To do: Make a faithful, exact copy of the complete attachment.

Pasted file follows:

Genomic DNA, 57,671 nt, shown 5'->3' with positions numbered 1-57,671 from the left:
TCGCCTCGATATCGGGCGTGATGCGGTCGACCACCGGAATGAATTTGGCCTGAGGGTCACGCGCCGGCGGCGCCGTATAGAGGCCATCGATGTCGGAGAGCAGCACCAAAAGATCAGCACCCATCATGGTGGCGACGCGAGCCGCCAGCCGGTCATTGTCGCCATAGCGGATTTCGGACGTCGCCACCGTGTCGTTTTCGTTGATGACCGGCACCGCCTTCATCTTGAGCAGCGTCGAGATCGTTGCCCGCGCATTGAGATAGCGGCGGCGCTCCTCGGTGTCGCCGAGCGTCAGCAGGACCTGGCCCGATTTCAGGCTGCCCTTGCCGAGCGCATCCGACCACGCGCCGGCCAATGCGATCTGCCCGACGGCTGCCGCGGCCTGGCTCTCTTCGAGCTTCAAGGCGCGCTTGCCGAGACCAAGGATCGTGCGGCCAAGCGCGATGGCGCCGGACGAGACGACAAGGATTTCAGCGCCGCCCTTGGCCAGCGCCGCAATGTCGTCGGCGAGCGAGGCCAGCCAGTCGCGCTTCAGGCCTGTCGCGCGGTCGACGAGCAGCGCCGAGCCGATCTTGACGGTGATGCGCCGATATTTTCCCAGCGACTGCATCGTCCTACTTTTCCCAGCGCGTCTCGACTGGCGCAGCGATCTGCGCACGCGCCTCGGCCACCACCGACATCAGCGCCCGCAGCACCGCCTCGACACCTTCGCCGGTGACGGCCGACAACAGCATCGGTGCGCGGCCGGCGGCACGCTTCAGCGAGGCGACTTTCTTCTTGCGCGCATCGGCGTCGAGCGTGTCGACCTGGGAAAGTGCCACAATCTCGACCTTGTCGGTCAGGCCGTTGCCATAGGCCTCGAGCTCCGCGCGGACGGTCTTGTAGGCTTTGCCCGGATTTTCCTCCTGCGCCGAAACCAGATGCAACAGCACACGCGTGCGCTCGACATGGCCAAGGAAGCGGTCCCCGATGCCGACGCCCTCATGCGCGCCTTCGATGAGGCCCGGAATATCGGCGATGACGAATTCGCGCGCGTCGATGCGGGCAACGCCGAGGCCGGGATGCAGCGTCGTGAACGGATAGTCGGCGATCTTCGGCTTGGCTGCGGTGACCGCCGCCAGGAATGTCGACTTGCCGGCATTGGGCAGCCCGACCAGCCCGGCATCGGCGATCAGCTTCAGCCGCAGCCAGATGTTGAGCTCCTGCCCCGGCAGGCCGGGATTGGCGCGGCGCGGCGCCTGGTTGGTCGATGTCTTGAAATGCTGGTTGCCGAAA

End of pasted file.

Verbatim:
Genomic DNA, 57,671 nt, shown 5'->3' with positions numbered 1-57,671 from the left:
TCGCCTCGATATCGGGCGTGATGCGGTCGACCACCGGAATGAATTTGGCCTGAGGGTCACGCGCCGGCGGCGCCGTATAGAGGCCATCGATGTCGGAGAGCAGCACCAAAAGATCAGCACCCATCATGGTGGCGACGCGAGCCGCCAGCCGGTCATTGTCGCCATAGCGGATTTCGGACGTCGCCACCGTGTCGTTTTCGTTGATGACCGGCACCGCCTTCATCTTGAGCAGCGTCGAGATCGTTGCCCGCGCATTGAGATAGCGGCGGCGCTCCTCGGTGTCGCCGAGCGTCAGCAGGACCTGGCCCGATTTCAGGCTGCCCTTGCCGAGCGCATCCGACCACGCGCCGGCCAATGCGATCTGCCCGACGGCTGCCGCGGCCTGGCTCTCTTCGAGCTTCAAGGCGCGCTTGCCGAGACCAAGGATCGTGCGGCCAAGCGCGATGGCGCCGGACGAGACGACAAGGATTTCAGCGCCGCCCTTGGCCAGCGCCGCAATGTCGTCGGCGAGCGAGGCCAGCCAGTCGCGCTTCAGGCCTGTCGCGCGGTCGACGAGCAGCGCCGAGCCGATCTTGACGGTGATGCGCCGATATTTTCCCAGCGACTGCATCGTCCTACTTTTCCCAGCGCGTCTCGACTGGCGCAGCGATCTGCGCACGCGCCTCGGCCACCACCGACATCAGCGCCCGCAGCACCGCCTCGACACCTTCGCCGGTGACGGCCGACAACAGCATCGGTGCGCGGCCGGCGGCACGCTTCAGCGAGGCGACTTTCTTCTTGCGCGCATCGGCGTCGAGCGTGTCGACCTGGGAAAGTGCCACAATCTCGACCTTGTCGGTCAGGCCGTTGCCATAGGCCTCGAGCTCCGCGCGGACGGTCTTGTAGGCTTTGCCCGGATTTTCCTCCTGCGCCGAAACCAGATGCAACAGCACACGCGTGCGCTCGACATGGCCAAGGAAGCGGTCCCCGATGCCGACGCCCTCATGCGCGCCTTCGATGAGGCCCGGAATATCGGCGATGACGAATTCGCGCGCGTCGATGCGGGCAACGCCGAGGCCGGGATGCAGCGTCGTGAACGGATAGTCGGCGATCTTCGGCTTGGCTGCGGTGACCGCCGCCAGGAATGTCGACTTGCCGGCATTGGGCAGCCCGACCAGCCCGGCATCGGCGATCAGCTTCAGCCGCAGCCAGATGTTGAGCTCCTGCCCCGGCAGGCCGGGATTGGCGCGGCGCGGCGCCTGGTTGGTCGATGTCTTGAAATGCTGGTTGCCGAAA